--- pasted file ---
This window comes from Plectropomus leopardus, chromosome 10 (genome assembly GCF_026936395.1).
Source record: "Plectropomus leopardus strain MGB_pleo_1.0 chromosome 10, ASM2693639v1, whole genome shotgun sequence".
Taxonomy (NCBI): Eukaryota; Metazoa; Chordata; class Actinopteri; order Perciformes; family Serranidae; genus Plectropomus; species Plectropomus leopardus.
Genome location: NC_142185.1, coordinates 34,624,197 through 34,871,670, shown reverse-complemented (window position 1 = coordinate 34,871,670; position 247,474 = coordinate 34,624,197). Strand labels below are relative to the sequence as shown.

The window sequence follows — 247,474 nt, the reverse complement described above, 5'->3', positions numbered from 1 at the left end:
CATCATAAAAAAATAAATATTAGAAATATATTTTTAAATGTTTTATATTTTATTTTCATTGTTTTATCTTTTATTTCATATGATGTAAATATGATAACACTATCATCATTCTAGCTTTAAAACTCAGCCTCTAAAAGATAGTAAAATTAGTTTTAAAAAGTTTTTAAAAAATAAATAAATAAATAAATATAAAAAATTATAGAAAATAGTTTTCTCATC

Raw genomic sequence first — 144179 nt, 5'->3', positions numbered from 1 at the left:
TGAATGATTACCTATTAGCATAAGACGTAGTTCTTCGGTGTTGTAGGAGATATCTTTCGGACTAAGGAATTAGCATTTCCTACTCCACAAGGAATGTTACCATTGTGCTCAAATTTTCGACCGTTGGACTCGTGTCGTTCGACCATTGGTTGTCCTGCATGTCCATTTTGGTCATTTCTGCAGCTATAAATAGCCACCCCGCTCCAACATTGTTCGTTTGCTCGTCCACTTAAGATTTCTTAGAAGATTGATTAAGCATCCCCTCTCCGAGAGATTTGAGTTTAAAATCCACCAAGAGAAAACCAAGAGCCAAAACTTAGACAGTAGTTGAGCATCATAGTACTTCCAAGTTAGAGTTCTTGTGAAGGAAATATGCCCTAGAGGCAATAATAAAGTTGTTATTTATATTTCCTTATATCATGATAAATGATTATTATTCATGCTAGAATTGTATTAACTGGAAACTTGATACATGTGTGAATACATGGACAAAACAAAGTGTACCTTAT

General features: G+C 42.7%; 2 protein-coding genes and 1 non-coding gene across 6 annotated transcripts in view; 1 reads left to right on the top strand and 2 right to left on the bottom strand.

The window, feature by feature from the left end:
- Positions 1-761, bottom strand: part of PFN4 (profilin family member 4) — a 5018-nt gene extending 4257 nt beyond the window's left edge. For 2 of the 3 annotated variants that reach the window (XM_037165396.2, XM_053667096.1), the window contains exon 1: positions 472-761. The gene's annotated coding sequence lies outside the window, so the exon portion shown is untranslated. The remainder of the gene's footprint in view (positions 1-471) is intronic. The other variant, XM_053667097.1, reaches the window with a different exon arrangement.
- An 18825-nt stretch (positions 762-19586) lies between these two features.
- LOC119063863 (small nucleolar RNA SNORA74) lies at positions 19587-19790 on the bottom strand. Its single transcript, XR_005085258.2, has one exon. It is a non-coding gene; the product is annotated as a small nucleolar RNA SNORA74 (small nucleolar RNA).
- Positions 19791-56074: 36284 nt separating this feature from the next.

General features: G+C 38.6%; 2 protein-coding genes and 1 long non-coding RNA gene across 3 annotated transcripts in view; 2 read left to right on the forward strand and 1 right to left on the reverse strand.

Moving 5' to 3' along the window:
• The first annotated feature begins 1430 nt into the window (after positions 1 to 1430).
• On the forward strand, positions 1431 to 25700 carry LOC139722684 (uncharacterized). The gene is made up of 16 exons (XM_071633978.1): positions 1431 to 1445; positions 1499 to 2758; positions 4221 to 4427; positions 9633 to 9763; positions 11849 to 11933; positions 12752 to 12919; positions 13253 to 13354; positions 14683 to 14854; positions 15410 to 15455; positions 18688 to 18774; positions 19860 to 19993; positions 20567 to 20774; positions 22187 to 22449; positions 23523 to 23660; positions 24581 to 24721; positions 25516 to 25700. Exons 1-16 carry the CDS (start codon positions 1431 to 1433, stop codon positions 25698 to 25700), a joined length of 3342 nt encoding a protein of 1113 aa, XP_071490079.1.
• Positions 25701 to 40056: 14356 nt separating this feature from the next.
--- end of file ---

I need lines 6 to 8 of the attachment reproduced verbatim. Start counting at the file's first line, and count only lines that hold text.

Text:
CATCATAAAAAAATAAATATTAGAAATATATTTTTAAATGTTTTATATTTTATTTTCATTGTTTTATCTTTTATTTCATATGATGTAAATATGATAACACTATCATCATTCTAGCTTTAAAACTCAGCCTCTAAAAGATAGTAAAATTAGTTTTAAAAAGTTTTTAAAAAATAAATAAATAAATAAATATAAAAAATTATAGAAAATAGTTTTCTCATC

Raw genomic sequence first — 144179 nt, 5'->3', positions numbered from 1 at the left:
TGAATGATTACCTATTAGCATAAGACGTAGTTCTTCGGTGTTGTAGGAGATATCTTTCGGACTAAGGAATTAGCATTTCCTACTCCACAAGGAATGTTACCATTGTGCTCAAATTTTCGACCGTTGGACTCGTGTCGTTCGACCATTGGTTGTCCTGCATGTCCATTTTGGTCATTTCTGCAGCTATAAATAGCCACCCCGCTCCAACATTGTTCGTTTGCTCGTCCACTTAAGATTTCTTAGAAGATTGATTAAGCATCCCCTCTCCGAGAGATTTGAGTTTAAAATCCACCAAGAGAAAACCAAGAGCCAAAACTTAGACAGTAGTTGAGCATCATAGTACTTCCAAGTTAGAGTTCTTGTGAAGGAAATATGCCCTAGAGGCAATAATAAAGTTGTTATTTATATTTCCTTATATCATGATAAATGATTATTATTCATGCTAGAATTGTATTAACTGGAAACTTGATACATGTGTGAATACATGGACAAAACAAAGTGTACCTTAT